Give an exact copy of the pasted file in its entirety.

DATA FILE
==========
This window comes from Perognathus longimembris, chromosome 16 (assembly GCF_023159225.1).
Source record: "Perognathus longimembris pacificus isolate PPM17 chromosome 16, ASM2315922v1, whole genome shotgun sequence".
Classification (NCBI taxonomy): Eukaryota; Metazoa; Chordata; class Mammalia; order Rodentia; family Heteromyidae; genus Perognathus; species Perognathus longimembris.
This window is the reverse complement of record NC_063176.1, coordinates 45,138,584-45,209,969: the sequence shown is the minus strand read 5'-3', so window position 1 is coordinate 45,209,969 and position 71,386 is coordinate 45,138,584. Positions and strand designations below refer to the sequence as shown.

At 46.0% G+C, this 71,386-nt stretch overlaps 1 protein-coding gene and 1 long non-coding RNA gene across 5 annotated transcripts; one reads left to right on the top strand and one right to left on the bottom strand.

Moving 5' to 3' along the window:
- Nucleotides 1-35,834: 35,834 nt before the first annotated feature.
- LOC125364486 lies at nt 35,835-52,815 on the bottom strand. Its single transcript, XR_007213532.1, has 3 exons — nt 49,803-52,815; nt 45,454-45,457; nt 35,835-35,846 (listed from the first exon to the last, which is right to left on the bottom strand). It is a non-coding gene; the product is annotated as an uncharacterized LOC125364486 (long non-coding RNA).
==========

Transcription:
This window comes from Perognathus longimembris, chromosome 16 (assembly GCF_023159225.1).
Source record: "Perognathus longimembris pacificus isolate PPM17 chromosome 16, ASM2315922v1, whole genome shotgun sequence".
Classification (NCBI taxonomy): Eukaryota; Metazoa; Chordata; class Mammalia; order Rodentia; family Heteromyidae; genus Perognathus; species Perognathus longimembris.
This window is the reverse complement of record NC_063176.1, coordinates 45,138,584-45,209,969: the sequence shown is the minus strand read 5'-3', so window position 1 is coordinate 45,209,969 and position 71,386 is coordinate 45,138,584. Positions and strand designations below refer to the sequence as shown.

At 46.0% G+C, this 71,386-nt stretch overlaps 1 protein-coding gene and 1 long non-coding RNA gene across 5 annotated transcripts; one reads left to right on the top strand and one right to left on the bottom strand.

Moving 5' to 3' along the window:
- Nucleotides 1-35,834: 35,834 nt before the first annotated feature.
- LOC125364486 lies at nt 35,835-52,815 on the bottom strand. Its single transcript, XR_007213532.1, has 3 exons — nt 49,803-52,815; nt 45,454-45,457; nt 35,835-35,846 (listed from the first exon to the last, which is right to left on the bottom strand). It is a non-coding gene; the product is annotated as an uncharacterized LOC125364486 (long non-coding RNA).